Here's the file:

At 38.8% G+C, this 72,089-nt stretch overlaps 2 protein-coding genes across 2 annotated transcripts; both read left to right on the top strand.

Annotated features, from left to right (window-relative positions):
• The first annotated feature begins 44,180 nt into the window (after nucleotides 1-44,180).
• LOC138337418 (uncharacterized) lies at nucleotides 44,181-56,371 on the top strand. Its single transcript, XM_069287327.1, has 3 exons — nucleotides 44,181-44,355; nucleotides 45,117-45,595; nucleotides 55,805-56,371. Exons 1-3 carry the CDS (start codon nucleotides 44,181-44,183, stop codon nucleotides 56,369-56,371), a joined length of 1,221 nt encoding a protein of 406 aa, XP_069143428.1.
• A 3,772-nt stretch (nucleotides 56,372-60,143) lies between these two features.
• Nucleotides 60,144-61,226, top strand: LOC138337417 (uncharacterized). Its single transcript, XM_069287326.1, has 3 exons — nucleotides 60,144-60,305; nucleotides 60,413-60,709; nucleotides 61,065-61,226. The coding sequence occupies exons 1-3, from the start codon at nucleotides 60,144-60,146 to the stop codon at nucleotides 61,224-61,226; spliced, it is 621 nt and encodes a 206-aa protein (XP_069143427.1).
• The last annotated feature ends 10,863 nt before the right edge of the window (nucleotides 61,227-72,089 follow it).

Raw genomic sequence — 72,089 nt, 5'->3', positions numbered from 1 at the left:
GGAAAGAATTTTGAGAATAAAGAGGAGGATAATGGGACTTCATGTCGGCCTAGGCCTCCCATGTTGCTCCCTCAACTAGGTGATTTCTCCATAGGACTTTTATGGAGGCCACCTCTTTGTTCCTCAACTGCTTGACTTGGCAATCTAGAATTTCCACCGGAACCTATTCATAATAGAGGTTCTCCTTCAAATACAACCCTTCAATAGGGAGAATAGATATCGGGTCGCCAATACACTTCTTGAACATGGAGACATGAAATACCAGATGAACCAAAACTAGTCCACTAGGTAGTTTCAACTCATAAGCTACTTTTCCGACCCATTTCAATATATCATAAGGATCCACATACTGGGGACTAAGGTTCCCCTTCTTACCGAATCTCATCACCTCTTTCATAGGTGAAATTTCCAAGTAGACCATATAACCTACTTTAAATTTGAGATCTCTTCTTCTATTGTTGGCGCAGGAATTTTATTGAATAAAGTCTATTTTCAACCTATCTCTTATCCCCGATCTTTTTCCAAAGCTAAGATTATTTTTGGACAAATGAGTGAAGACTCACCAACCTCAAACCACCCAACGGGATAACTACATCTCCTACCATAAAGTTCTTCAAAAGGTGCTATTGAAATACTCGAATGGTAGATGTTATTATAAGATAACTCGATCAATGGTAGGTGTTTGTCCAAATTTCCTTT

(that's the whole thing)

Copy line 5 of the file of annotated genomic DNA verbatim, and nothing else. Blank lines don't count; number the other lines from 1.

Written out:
• A 3,772-nt stretch (nucleotides 56,372-60,143) lies between these two features.